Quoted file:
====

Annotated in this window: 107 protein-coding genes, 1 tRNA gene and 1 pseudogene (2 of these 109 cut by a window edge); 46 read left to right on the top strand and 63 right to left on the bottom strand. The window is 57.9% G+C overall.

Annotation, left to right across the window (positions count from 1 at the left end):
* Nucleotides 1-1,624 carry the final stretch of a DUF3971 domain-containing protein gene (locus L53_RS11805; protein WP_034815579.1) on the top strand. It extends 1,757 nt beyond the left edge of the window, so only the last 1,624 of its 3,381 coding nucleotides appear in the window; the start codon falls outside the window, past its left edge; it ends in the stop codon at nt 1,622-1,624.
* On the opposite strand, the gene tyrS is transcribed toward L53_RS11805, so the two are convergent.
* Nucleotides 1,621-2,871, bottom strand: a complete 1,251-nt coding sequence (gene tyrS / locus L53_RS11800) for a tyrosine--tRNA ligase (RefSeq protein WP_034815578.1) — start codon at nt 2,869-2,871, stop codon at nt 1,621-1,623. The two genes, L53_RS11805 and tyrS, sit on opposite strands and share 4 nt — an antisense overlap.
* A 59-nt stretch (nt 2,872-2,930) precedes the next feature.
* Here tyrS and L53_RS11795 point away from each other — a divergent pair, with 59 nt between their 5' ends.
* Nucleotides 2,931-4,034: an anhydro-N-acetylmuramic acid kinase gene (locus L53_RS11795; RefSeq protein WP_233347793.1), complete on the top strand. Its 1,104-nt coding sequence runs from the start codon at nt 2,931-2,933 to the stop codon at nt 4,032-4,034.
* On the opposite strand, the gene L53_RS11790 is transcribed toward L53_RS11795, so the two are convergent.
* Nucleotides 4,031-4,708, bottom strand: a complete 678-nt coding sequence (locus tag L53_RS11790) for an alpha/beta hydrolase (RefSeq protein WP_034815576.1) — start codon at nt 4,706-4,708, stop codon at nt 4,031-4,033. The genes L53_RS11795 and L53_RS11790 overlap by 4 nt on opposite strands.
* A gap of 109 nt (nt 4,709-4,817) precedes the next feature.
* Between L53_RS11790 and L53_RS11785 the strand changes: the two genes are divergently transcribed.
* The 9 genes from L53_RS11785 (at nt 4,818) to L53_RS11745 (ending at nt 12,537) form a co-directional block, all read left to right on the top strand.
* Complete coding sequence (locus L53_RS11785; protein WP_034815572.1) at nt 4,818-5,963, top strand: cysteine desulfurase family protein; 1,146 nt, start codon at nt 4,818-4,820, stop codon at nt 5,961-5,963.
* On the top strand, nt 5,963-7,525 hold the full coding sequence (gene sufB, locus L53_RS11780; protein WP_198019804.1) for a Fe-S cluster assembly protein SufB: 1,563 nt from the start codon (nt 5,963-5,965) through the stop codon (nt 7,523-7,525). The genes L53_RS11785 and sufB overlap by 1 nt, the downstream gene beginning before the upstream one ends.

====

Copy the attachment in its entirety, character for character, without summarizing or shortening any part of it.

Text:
Annotated in this window: 107 protein-coding genes, 1 tRNA gene and 1 pseudogene (2 of these 109 cut by a window edge); 46 read left to right on the top strand and 63 right to left on the bottom strand. The window is 57.9% G+C overall.

Annotation, left to right across the window (positions count from 1 at the left end):
* Nucleotides 1-1,624 carry the final stretch of a DUF3971 domain-containing protein gene (locus L53_RS11805; protein WP_034815579.1) on the top strand. It extends 1,757 nt beyond the left edge of the window, so only the last 1,624 of its 3,381 coding nucleotides appear in the window; the start codon falls outside the window, past its left edge; it ends in the stop codon at nt 1,622-1,624.
* On the opposite strand, the gene tyrS is transcribed toward L53_RS11805, so the two are convergent.
* Nucleotides 1,621-2,871, bottom strand: a complete 1,251-nt coding sequence (gene tyrS / locus L53_RS11800) for a tyrosine--tRNA ligase (RefSeq protein WP_034815578.1) — start codon at nt 2,869-2,871, stop codon at nt 1,621-1,623. The two genes, L53_RS11805 and tyrS, sit on opposite strands and share 4 nt — an antisense overlap.
* A 59-nt stretch (nt 2,872-2,930) precedes the next feature.
* Here tyrS and L53_RS11795 point away from each other — a divergent pair, with 59 nt between their 5' ends.
* Nucleotides 2,931-4,034: an anhydro-N-acetylmuramic acid kinase gene (locus L53_RS11795; RefSeq protein WP_233347793.1), complete on the top strand. Its 1,104-nt coding sequence runs from the start codon at nt 2,931-2,933 to the stop codon at nt 4,032-4,034.
* On the opposite strand, the gene L53_RS11790 is transcribed toward L53_RS11795, so the two are convergent.
* Nucleotides 4,031-4,708, bottom strand: a complete 678-nt coding sequence (locus tag L53_RS11790) for an alpha/beta hydrolase (RefSeq protein WP_034815576.1) — start codon at nt 4,706-4,708, stop codon at nt 4,031-4,033. The genes L53_RS11795 and L53_RS11790 overlap by 4 nt on opposite strands.
* A gap of 109 nt (nt 4,709-4,817) precedes the next feature.
* Between L53_RS11790 and L53_RS11785 the strand changes: the two genes are divergently transcribed.
* The 9 genes from L53_RS11785 (at nt 4,818) to L53_RS11745 (ending at nt 12,537) form a co-directional block, all read left to right on the top strand.
* Complete coding sequence (locus L53_RS11785; protein WP_034815572.1) at nt 4,818-5,963, top strand: cysteine desulfurase family protein; 1,146 nt, start codon at nt 4,818-4,820, stop codon at nt 5,961-5,963.
* On the top strand, nt 5,963-7,525 hold the full coding sequence (gene sufB, locus L53_RS11780; protein WP_198019804.1) for a Fe-S cluster assembly protein SufB: 1,563 nt from the start codon (nt 5,963-5,965) through the stop codon (nt 7,523-7,525). The genes L53_RS11785 and sufB overlap by 1 nt, the downstream gene beginning before the upstream one ends.